If I were in the business of reprinting neglected novels, the one I’d start with is Portrait of an Airman, by Philip Arnall (pseudonym of Oliver Stewart). Many thanks to Steve Paradis for pointing me towards this book.
The novel traces a wartime career very like the author’s own, and it’s safe to assume that much in it is autobiographical. We meet the hero, Stephen Sloan, when he is a rather dissatisfied young officer in a Home Defence battalion. He resents his commanding officers (‘Fancy having to be ordered about by a little beast like that.’) and also dislikes the thought that he will eventually be sent to the infantry in France. More or less on a whim he applies to the Royal Flying Corps: ‘He envied the freedom of Flying Corps pilots who were given the charge of an aeroplane, and were then free in a way that he could never be.’
Rather to his surprise, his application is accepted, partly because he is a skilled motor-cyclist. We follow him through an often terrifying period of training (when the instructors express their contempt for the trainees by referring to them as ‘huns’). Then there is a job as a ferry pilot for a while, until, only a few months after beginning to learn to fly, he is in France, flying observation missions, and then getting caught up in serious air battles of various kinds. He is successful and survives, unlike most of his RFC contemporaries. The secret of his survival is an intense interest in the planes that he flies, and the development of personal tactics that will help him when in combat.
The technical side of air warfare is explained clearly, and the accounts of combat are gripping. Even more interesting, though, is the presentation of Stephen.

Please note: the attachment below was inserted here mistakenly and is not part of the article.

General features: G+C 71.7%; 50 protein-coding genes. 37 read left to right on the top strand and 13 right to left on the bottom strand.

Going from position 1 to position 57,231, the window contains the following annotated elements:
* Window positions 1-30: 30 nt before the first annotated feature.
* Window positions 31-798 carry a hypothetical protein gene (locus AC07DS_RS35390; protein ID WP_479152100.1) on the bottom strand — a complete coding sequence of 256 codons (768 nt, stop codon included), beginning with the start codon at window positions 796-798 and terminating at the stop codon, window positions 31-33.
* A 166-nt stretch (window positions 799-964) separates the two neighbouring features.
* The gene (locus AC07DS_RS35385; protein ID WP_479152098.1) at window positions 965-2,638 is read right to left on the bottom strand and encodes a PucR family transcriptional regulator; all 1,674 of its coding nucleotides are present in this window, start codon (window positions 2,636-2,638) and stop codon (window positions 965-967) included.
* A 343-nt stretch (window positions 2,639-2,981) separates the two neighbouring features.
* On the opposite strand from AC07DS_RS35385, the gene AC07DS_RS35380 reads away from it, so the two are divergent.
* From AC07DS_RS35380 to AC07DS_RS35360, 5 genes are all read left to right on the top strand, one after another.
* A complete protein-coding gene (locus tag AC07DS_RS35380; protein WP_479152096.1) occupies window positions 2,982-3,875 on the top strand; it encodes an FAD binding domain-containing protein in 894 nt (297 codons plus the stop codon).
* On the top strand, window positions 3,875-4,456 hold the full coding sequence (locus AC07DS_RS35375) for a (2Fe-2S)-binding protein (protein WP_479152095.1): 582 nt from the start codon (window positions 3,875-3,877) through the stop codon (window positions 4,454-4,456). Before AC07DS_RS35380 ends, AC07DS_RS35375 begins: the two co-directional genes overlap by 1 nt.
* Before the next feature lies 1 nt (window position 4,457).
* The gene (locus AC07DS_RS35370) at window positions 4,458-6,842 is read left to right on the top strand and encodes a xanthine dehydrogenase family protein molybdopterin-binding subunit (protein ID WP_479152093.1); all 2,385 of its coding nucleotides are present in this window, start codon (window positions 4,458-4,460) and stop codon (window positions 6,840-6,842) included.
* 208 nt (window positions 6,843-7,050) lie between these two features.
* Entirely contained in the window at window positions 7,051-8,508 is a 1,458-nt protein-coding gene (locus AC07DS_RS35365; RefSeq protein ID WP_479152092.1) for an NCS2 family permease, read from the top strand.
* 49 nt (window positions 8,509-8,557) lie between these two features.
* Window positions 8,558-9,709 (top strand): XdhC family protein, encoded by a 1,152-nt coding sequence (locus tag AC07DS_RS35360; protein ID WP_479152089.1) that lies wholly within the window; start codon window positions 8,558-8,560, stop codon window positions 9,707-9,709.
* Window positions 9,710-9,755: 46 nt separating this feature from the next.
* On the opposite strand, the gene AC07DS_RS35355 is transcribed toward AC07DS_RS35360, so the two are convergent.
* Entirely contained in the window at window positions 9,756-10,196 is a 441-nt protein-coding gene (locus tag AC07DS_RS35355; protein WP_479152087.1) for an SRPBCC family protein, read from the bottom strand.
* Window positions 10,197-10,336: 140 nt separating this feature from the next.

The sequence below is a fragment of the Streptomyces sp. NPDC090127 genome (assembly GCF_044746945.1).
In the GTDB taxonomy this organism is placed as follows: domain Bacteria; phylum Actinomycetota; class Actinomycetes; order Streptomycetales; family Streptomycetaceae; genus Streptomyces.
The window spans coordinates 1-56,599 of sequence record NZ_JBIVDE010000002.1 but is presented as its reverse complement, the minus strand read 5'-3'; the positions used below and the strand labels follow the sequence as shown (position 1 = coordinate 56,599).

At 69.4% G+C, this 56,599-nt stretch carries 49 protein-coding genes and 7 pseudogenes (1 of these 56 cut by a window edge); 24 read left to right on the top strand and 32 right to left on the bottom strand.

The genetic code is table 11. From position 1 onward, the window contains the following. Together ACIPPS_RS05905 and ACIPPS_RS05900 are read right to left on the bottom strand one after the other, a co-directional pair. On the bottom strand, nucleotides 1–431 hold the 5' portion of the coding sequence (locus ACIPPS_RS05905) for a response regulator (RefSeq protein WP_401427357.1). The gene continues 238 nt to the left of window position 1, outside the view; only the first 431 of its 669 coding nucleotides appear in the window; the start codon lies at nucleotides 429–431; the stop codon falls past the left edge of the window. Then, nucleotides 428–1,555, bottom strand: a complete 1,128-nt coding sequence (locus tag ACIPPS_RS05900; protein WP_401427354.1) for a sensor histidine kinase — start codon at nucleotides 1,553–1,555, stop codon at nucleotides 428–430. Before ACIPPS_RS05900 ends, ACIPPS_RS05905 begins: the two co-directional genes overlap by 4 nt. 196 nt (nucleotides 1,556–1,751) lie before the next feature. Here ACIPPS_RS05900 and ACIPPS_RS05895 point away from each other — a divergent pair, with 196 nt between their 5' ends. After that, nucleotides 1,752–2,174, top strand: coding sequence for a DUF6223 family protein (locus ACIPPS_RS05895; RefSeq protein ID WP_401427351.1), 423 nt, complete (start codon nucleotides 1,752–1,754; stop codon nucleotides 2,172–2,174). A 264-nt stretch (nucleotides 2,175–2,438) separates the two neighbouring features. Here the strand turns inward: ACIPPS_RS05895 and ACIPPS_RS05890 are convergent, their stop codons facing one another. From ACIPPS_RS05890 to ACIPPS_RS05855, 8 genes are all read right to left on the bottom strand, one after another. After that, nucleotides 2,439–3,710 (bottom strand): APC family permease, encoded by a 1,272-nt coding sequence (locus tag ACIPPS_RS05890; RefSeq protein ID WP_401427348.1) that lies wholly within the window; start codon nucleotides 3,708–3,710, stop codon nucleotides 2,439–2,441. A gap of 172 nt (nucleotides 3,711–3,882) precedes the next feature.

Sometimes war novels are judged according to their ‘truthfulness’; I find this a dubious concept, because fiction is by definition a lie. Generally, when a reviewer praises a novel as truthful, he/she means that it accords with his/her own ideas. I’ve even seen dear old Michael Morpurgo praised as telling the truth. So I won’t say that this is a truthful account of life in the R.F.C. But I will say that it is very frank.
The book is frank about Stephen’s motives. He is not an idealist. He has volunteered for dangerous work, but he sees it as less dangerous than being in an infantry battalion, since in his plane he is in charge of his own survival.
The book is frank, also, about Stephen’s sex life. This is the ‘nastiness’ that the Manchester Guardian review objected to (as indeed did all the other reviews that I have seen). Stephen has brief liaisons with a large number of women, most of them prostitutes. One of them he treats rather badly. From another he catches a dose of clap. As with his flying, so in sexual matters he is on a learning curve, going from his awkward and inexperienced affair with an older woman at the start of the book to, at the end, routine encounters that disgust him: ‘On the rare occasions when he felt prompted to go with a woman he went to London and indulged in intercourse of a steadily more sordid and mercenary kind, taking almost any girl who presented herself, and hurrying away almost immediately afterwards.’
These parts of the novel are not edifying, but they tell us a great deal about Stephen’s psychology. This man who was doing one of the most dangerous jobs in the war ‘saw his life during the entire war as a timorous evasion of risk,’ and in sexual matters too, while risking disease, he is avoiding the greater risk of emotional attachment. He runs away from the two women for whom he has anything like real feelings.
The strain of flying combat comes out as angry cynicism. Concerned by this, his C.O. in France sends him home on leave, and he is transferred to an experimental aerodrome where new machines are tested. He discovers a pleasure in aerobatics, and then in the technical aspects of aeroplane design. Once again, he takes enormous risks in his aeroplane, but is able to do so because he feels in control.